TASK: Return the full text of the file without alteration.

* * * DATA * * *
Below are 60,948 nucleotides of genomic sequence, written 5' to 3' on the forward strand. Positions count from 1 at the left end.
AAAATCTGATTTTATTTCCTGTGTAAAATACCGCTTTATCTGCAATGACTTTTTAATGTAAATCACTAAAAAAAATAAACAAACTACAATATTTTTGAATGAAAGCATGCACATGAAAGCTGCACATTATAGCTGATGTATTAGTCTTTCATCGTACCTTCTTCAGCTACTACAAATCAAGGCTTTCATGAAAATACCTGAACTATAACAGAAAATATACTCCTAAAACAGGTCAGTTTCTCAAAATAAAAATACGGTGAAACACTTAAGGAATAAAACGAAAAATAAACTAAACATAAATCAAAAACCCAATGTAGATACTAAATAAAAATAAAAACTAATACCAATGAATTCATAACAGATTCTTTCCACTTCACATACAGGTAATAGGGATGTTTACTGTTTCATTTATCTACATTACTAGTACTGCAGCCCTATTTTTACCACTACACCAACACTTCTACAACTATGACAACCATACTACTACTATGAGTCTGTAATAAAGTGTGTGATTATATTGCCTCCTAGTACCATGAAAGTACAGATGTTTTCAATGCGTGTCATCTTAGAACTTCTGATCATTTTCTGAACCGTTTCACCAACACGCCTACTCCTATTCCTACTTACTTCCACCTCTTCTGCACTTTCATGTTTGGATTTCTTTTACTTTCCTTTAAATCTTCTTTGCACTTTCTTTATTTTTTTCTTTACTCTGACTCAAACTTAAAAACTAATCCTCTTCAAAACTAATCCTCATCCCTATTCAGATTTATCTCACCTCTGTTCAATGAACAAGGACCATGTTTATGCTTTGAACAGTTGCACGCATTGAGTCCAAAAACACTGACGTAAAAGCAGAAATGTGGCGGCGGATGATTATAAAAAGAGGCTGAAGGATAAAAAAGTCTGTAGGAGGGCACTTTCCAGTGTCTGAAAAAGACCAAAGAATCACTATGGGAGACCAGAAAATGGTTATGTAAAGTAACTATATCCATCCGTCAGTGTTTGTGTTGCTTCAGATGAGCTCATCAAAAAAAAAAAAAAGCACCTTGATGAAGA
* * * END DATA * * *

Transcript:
Below are 60,948 nucleotides of genomic sequence, written 5' to 3' on the forward strand. Positions count from 1 at the left end.
AAAATCTGATTTTATTTCCTGTGTAAAATACCGCTTTATCTGCAATGACTTTTTAATGTAAATCACTAAAAAAAATAAACAAACTACAATATTTTTGAATGAAAGCATGCACATGAAAGCTGCACATTATAGCTGATGTATTAGTCTTTCATCGTACCTTCTTCAGCTACTACAAATCAAGGCTTTCATGAAAATACCTGAACTATAACAGAAAATATACTCCTAAAACAGGTCAGTTTCTCAAAATAAAAATACGGTGAAACACTTAAGGAATAAAACGAAAAATAAACTAAACATAAATCAAAAACCCAATGTAGATACTAAATAAAAATAAAAACTAATACCAATGAATTCATAACAGATTCTTTCCACTTCACATACAGGTAATAGGGATGTTTACTGTTTCATTTATCTACATTACTAGTACTGCAGCCCTATTTTTACCACTACACCAACACTTCTACAACTATGACAACCATACTACTACTATGAGTCTGTAATAAAGTGTGTGATTATATTGCCTCCTAGTACCATGAAAGTACAGATGTTTTCAATGCGTGTCATCTTAGAACTTCTGATCATTTTCTGAACCGTTTCACCAACACGCCTACTCCTATTCCTACTTACTTCCACCTCTTCTGCACTTTCATGTTTGGATTTCTTTTACTTTCCTTTAAATCTTCTTTGCACTTTCTTTATTTTTTTCTTTACTCTGACTCAAACTTAAAAACTAATCCTCTTCAAAACTAATCCTCATCCCTATTCAGATTTATCTCACCTCTGTTCAATGAACAAGGACCATGTTTATGCTTTGAACAGTTGCACGCATTGAGTCCAAAAACACTGACGTAAAAGCAGAAATGTGGCGGCGGATGATTATAAAAAGAGGCTGAAGGATAAAAAAGTCTGTAGGAGGGCACTTTCCAGTGTCTGAAAAAGACCAAAGAATCACTATGGGAGACCAGAAAATGGTTATGTAAAGTAACTATATCCATCCGTCAGTGTTTGTGTTGCTTCAGATGAGCTCATCAAAAAAAAAAAAAAGCACCTTGATGAAGA